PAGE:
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ACLU Demands McKeesport Schools Approve Black Student Union

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Forty-five percent of McKeesport Area School District students identify as black, according to the Pennsylvania Department of Education. Forty-four percent are white, and 10.5 percent identify as two or more races.

An effort to form a black student union within the McKeesport Area School District has had trouble getting off the ground. District superintendent Mark Holtzman has resisted the idea even though the American Civil Liberties Union has warned it could sue over the matter.

“Under both federal anti-discrimination law and under the First Amendment to the United States Constitution,” ACLU of Pennsylvania legal director Vic Walczak said, “the school district has to allow the students to form this club of their choosing.”

But, the lawyer said, the district continues to block the initiative. He said his organization will sue the district in federal court if it does not approve the proposed club by Friday.

In a March 19 letter to district officials, Walzcak wrote that the federal Equal Access Act requires “federally funded secondary schools that permit meetings of any non-curriculum-related student groups to provide equal access to all students wishing to form such groups.” Citing numerous cases, the letter added that “courts consistently uphold the Equal Access Act’s protection for students refused permission to form student clubs.”

McKeesport students first discussed the idea of a black student union with a school principal in January, according to Walczak. They were concerned, Walczak said, about racial disparities within McKeesport schools and wanted to focus on black cultural issues.

After learning about the club, Walczak said, administrators “kept throwing in new conditions,” telling the involved students they would need to find an adviser, draft a charter, and receive approval from the school board in order to create the club.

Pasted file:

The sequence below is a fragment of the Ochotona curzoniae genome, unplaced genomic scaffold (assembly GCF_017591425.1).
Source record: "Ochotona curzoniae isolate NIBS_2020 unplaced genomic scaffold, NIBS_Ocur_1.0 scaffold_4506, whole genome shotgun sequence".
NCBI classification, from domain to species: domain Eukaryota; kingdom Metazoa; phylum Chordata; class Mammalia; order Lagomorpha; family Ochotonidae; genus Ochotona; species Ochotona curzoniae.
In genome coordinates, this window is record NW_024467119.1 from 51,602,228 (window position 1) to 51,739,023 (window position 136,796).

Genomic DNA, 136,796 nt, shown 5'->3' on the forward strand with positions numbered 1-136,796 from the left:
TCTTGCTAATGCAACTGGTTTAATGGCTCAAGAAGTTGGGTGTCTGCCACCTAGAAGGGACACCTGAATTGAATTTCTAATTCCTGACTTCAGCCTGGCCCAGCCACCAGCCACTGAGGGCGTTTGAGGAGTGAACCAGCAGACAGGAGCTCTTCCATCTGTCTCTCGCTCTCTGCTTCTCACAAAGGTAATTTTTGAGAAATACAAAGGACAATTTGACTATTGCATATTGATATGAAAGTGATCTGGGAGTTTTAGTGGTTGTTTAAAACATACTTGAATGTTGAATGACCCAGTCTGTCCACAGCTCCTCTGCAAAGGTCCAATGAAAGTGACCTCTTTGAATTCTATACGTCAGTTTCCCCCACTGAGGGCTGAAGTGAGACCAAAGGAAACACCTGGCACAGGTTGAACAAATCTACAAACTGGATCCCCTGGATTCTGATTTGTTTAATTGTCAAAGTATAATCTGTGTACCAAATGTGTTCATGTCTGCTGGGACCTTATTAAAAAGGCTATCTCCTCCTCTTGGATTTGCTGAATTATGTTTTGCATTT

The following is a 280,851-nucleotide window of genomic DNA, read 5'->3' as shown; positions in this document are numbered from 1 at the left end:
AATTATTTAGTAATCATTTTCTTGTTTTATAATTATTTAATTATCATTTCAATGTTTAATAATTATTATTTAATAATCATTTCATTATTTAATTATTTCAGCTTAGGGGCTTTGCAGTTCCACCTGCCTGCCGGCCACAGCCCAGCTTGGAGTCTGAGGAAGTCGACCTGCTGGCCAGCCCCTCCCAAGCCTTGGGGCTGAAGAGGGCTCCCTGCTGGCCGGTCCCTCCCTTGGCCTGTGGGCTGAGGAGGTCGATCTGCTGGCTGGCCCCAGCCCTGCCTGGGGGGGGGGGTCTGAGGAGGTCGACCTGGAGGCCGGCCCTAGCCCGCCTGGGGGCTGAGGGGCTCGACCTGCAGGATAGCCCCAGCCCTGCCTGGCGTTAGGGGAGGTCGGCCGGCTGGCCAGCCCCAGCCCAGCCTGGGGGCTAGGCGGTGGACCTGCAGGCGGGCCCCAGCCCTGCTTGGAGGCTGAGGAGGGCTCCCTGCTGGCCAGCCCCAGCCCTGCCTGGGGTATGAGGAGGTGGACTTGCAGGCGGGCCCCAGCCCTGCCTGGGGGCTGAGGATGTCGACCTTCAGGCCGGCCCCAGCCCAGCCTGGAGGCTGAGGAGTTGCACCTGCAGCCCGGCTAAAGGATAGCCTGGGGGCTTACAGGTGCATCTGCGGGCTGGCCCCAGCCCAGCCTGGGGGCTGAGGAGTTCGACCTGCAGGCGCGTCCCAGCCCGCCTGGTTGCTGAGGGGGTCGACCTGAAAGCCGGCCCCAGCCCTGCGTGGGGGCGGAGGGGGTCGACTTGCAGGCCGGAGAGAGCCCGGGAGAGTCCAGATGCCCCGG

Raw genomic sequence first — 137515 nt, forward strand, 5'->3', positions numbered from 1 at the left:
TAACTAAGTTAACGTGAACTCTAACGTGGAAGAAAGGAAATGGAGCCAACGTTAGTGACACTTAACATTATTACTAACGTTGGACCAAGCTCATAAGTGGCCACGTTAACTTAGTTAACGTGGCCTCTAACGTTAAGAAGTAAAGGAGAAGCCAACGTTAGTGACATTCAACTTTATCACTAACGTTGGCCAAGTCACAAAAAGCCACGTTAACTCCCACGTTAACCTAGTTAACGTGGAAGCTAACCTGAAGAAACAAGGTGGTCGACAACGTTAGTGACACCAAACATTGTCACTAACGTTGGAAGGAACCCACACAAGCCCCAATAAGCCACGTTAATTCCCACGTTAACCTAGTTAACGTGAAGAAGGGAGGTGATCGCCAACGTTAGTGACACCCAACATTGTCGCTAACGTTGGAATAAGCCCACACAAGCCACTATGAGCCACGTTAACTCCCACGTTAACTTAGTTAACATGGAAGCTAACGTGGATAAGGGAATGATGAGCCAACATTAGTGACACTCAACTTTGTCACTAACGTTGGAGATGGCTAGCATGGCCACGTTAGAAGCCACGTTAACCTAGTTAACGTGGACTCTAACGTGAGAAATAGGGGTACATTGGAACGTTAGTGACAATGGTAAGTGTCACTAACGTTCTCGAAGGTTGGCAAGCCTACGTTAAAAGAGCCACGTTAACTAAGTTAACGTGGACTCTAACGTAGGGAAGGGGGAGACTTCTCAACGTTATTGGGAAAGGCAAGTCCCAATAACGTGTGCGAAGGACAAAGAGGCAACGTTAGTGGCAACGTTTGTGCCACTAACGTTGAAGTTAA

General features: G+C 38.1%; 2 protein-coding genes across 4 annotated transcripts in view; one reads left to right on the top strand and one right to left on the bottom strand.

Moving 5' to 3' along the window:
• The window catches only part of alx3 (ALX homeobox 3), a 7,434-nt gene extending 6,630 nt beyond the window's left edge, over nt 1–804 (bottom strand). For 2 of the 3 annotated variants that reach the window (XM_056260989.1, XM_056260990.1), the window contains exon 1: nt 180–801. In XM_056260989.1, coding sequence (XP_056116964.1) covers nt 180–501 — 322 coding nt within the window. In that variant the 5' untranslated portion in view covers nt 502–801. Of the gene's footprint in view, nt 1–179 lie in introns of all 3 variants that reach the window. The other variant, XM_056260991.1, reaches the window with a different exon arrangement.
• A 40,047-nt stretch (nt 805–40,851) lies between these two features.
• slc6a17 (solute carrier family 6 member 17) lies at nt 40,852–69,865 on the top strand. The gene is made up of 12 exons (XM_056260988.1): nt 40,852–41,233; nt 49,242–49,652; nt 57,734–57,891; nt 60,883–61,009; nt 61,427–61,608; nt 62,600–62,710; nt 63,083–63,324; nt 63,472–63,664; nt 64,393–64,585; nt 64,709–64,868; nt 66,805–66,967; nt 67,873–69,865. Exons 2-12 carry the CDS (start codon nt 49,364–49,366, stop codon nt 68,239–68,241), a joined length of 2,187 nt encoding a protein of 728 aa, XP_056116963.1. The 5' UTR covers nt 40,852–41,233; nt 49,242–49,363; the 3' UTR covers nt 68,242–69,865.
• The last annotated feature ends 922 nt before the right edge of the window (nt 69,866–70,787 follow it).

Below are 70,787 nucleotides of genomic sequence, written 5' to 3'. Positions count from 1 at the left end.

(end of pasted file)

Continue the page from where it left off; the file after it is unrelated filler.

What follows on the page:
Walczak said the board ignored a request to put the club on its agenda at a February school board meeting. Instead, the attorney said, Holtzman, the superintendent, “expressed his displeasure at the formation of the club.”

“He seems to think that this suggests that there may be some issues in the school district, and he would prefer that the students form an ‘all students’ club’ as opposed to a black student union,” Walczak said.

Holtzman said the suggestion that minority students in the district are being mistreated is “offensive.” If that were the case, he said, it “means as a leader, I’m doing a poor job of not being culturally sensitive, not building a relationship with our students.”

But, the superintendent disputed Walczak’s description of events. He said he initially encouraged the students who suggested creating a black student union to write a formal proposal.

Holtzman said he grew wary of the initiative at the February school board meeting, where he said, it became apparent that local activist and McKeesport mayoral candidate Fawn Walker-Montgomery was behind the effort.